Despite what most people think or perceive is safe:

The consumption of beans, rice, lentils, chickpeas, and pasta ingredients poses a risk of toxins that can be generated by Bacillus cereus or  Bacillus cereus spores. This microorganism can survive the cooking process and occurs most often within this food category. To avoid generating spores, we can refrigerate the food after the cooking process to limit the Bacillus cereus growth, preventing the microbes that generate the harmful spores. Remember the danger zone? You must follow the danger zone rule to keep food above 60 C or below 4 C. The longer the food is waiting out at room temperature, the more likely the Bacillus cereus can grow and generate more harmful spores​ (Cleveland Clinic. 2022, July 7).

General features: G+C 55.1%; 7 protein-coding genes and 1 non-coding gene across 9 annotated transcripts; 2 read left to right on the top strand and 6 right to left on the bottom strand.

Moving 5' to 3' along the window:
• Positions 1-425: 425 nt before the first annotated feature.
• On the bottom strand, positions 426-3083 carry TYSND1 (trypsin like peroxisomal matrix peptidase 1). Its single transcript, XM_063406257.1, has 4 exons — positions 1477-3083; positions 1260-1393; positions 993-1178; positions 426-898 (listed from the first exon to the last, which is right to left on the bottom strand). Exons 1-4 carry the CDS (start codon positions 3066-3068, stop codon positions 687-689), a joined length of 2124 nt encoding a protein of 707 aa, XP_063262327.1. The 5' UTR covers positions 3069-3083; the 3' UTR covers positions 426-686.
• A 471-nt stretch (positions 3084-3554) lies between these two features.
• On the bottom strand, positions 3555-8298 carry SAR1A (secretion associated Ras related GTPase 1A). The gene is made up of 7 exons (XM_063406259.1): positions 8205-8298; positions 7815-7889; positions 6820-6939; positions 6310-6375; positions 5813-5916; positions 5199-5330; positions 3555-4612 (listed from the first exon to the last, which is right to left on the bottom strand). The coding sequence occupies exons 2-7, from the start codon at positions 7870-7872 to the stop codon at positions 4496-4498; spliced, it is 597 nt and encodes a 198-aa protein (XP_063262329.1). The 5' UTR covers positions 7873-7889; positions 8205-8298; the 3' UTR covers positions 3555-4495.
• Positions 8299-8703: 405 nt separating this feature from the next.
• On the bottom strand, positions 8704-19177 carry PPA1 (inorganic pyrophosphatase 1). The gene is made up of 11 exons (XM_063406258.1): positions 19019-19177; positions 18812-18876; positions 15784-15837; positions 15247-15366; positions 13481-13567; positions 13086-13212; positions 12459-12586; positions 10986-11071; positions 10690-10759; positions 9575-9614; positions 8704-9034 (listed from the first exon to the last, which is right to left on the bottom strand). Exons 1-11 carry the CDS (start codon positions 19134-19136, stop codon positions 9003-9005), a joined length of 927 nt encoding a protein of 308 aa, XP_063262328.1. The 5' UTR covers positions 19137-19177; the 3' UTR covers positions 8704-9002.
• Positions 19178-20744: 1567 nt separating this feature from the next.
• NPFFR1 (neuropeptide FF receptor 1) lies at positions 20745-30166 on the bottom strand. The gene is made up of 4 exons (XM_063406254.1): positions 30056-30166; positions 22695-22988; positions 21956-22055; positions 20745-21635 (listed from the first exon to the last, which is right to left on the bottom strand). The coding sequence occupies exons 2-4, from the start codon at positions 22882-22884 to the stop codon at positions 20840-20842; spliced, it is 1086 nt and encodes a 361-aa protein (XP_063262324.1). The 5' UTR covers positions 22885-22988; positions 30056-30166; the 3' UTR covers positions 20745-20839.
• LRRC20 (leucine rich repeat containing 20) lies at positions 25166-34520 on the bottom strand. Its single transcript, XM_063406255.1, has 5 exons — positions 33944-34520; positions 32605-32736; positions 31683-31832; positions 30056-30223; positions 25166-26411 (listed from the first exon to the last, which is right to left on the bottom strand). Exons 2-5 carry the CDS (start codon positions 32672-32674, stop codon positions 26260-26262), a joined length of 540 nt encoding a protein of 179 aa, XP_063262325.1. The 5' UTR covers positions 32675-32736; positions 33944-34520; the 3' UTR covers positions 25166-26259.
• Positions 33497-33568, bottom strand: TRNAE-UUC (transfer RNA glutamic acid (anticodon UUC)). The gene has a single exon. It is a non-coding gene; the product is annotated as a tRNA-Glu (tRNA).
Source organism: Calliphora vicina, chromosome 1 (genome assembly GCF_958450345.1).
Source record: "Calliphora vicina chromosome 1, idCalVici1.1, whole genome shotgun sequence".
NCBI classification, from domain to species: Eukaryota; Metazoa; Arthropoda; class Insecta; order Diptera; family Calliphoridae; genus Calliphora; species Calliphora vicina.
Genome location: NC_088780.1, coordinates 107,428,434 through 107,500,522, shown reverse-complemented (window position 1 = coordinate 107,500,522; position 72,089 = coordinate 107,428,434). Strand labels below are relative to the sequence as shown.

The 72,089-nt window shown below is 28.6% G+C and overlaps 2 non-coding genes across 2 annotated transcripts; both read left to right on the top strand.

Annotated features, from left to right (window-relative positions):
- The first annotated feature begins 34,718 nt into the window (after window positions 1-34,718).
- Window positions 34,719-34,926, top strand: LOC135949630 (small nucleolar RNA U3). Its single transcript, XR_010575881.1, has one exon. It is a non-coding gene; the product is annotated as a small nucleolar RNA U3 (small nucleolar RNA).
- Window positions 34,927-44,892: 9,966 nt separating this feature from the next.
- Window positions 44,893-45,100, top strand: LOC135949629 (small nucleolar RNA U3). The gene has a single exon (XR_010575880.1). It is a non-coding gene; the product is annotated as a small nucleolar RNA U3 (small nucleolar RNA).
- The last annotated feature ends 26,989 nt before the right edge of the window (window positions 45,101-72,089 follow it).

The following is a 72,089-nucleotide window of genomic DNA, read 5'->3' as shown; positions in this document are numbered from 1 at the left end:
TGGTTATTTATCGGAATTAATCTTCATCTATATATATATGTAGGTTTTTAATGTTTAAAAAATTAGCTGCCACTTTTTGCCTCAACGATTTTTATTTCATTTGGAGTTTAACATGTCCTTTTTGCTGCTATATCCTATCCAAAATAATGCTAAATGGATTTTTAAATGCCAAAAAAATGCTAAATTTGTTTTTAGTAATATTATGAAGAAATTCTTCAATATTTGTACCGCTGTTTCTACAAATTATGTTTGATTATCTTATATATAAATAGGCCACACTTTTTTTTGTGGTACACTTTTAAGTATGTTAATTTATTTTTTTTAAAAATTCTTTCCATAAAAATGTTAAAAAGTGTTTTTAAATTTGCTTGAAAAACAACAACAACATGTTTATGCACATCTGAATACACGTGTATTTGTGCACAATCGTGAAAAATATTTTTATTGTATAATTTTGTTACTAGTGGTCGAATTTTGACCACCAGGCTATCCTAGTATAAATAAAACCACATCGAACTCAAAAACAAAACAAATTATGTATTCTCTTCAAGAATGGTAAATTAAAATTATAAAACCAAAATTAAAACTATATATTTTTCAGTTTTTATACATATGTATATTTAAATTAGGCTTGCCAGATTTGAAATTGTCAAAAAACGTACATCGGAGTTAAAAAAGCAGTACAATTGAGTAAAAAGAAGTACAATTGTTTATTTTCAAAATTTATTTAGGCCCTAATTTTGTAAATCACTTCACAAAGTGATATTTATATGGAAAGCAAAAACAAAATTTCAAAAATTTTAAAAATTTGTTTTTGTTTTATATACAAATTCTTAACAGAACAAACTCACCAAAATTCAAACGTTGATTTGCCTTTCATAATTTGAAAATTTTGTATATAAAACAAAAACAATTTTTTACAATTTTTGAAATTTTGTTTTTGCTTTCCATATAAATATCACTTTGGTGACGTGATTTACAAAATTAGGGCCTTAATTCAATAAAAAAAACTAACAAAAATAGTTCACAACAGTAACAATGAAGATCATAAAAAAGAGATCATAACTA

Lastly are the food safety tips for pre-cut fruits

Pre-cut fruits are cut and undergo preparation, which allows the fruits to be exposed to the environment. Essentially, it makes it easier for bacteria to access the fruit’s flesh versus when the fruits are intact. A common pathogen associated with pre-cut fruits is listeria monocytogenes, which may cause Listeriosis. Listeriosis is usually caused by eating food with Listeria monocytogenes. According to the Centers for Disease Control and Prevention, it has been estimated that 1,600 people are infected with Listeriosis each year, and about 260 pass away (Centers for Disease Control and Prevention. 2022, September, 30). That is 16.25% of death for all reported incidences. 

The food safety recommendation?

The FDA advises selecting products that are already refrigerated or packed in ice or refrigerating the produce as soon as you get home to eliminate the bacteria (Lisa L, G. 2022 March 21). 

Wash Your Fruits & Veggies